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Idean Salehyan Associate Professor of Political Science University of North Texas.

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Presentation on theme: "Idean Salehyan Associate Professor of Political Science University of North Texas."— Presentation transcript:

1 Idean Salehyan Associate Professor of Political Science University of North Texas

2  Background  Understanding the Syrian war  US responses and policy options

3  Demography:  22.5 Million people  Ethnicity: 90% Arab, 9% Kurdish  Religion: 74% Sunni Islam; 16% Alawi & Shia; 10% Christian  History:  Ottoman Empire  WWI, French Mandate  Independence in 1946

4  1963 Ba’athist coup  Hafez al-Assad rise to power, 1971  Involvement in Lebanon  Relationship with Hezbollah  Muslim Brotherhood Challenge  1982 Hama Massacre Hafez al-Assad

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6  Born September 11, 1965  Studied medicine in the UK  Groomed to be president after death of brother  Assumes office, 2000 after father’s death  Remains close to Iran, Hezbollah  Shia ‘revival’

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9  Peaceful “revolutions”  Tunisia, Egypt, Yemen (partial)  Successful repression  Bahrain  Violent revolution  Libya  Civil war  Syria  Sectarian nature of the conflict

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11  15 March, Protests in Damascus, Aleppo, and Daraa.  Repression/imprisonment  Promises of some reform  Failure of Arab League and UN peace plans  25 April, 2011, Siege of Daraa. Hundreds killed  Military desertions.  Armed clashes begin in June.

12  Free Syrian Army. Military defectors, led by Colonel Riad al-Asaad  Estimates between 10,000-25,000 troops  Not a unified movement  Local defense groups  Al-Nusra Front  Foreign Jihadists  Kurdish Militias  Syrian National Council  Syrian National Coalition

13  Conflict has taken increasingly sectarian tone  Assad loyalists include Alawites and Christians  Fighting for survival  Opposition forces largely Sunni Arab  Secular/moderate forces  Radical Jihadists  Kurdish militias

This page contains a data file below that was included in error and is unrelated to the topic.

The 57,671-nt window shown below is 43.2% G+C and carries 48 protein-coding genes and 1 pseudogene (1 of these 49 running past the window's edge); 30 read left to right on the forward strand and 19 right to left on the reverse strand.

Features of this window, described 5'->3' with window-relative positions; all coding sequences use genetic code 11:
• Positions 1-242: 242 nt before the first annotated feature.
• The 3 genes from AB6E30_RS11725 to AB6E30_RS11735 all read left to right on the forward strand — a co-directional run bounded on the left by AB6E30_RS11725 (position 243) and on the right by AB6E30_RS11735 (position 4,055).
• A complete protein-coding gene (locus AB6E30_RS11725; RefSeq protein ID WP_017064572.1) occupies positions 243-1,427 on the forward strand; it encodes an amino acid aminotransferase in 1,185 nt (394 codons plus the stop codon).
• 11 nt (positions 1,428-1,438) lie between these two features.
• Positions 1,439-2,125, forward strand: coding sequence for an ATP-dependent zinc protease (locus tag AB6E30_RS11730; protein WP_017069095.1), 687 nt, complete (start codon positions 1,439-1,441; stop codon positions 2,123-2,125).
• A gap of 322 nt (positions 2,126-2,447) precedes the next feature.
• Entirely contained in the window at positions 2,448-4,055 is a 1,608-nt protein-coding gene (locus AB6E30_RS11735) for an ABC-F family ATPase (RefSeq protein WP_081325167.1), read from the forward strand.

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17  1.3 Million refugees  Jordan: 420,000  Lebanon: 200,000  Turkey: 300,000  Iraq: 100,000

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20  “For the sake of the Syrian people, the time has come for President Assad to step aside.”  President Obama, August 18,  “Military intervention at this point could hinder humanitarian operations… embroil the United States in a significant, lengthy and uncertain military commitment… bringing the United States into a broader regional conflict or proxy war.”  -Chuck Hegel, US Sec of Defense. April 13, 2013

21  Policy debate over arming the rebels  Strategic ambivalence: “Assad must go, but…”  Humanitarian and non-lethal aid only  Working through US allies in region  No military action  Difficulties of identification  Uncertain outcome

22  Scenario 1 (best case)  Assad steps aside, opposition forces agree on a democratic constitution. UNLIKELY

23  Scenario 2  Assad’s forces gain the upper hand, crush the insurgency. UNLIKELY

24  Scenario 3 (worst case)  Assad removed from power by force  Fighting between opposition militias, widespread retaliation/cleansing against Alawites  Regional forces drawn in POSSIBLE

25  Scenario 4  Conflict hits a “stalemate”  Negotiated settlement including a UN force, security guarantees, eventual elections NOT ON THE AGENDA BUT SHOULD BE

26  Time to start thinking about peace plan.  Negotiations including Assad, opposition forces, regional actors, Russia, US.  Potential terms of a deal  Assad steps aside  Power-sharing constitution between Sunnis, Alawites, and Kurds  UN force provides security guarantees, esp for Alawites  Military reintegration

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